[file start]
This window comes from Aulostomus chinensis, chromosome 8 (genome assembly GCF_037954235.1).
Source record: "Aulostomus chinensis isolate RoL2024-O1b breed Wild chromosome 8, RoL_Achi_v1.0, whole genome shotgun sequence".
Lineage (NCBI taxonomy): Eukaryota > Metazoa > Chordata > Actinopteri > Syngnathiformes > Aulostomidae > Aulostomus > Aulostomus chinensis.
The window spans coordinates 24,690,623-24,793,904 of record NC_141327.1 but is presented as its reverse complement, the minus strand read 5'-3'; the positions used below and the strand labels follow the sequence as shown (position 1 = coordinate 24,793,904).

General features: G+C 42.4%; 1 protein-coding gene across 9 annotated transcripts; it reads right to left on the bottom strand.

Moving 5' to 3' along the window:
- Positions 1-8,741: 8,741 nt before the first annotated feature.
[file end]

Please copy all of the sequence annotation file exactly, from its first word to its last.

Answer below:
This window comes from Aulostomus chinensis, chromosome 8 (genome assembly GCF_037954235.1).
Source record: "Aulostomus chinensis isolate RoL2024-O1b breed Wild chromosome 8, RoL_Achi_v1.0, whole genome shotgun sequence".
Lineage (NCBI taxonomy): Eukaryota > Metazoa > Chordata > Actinopteri > Syngnathiformes > Aulostomidae > Aulostomus > Aulostomus chinensis.
The window spans coordinates 24,690,623-24,793,904 of record NC_141327.1 but is presented as its reverse complement, the minus strand read 5'-3'; the positions used below and the strand labels follow the sequence as shown (position 1 = coordinate 24,793,904).

General features: G+C 42.4%; 1 protein-coding gene across 9 annotated transcripts; it reads right to left on the bottom strand.

Moving 5' to 3' along the window:
- Positions 1-8,741: 8,741 nt before the first annotated feature.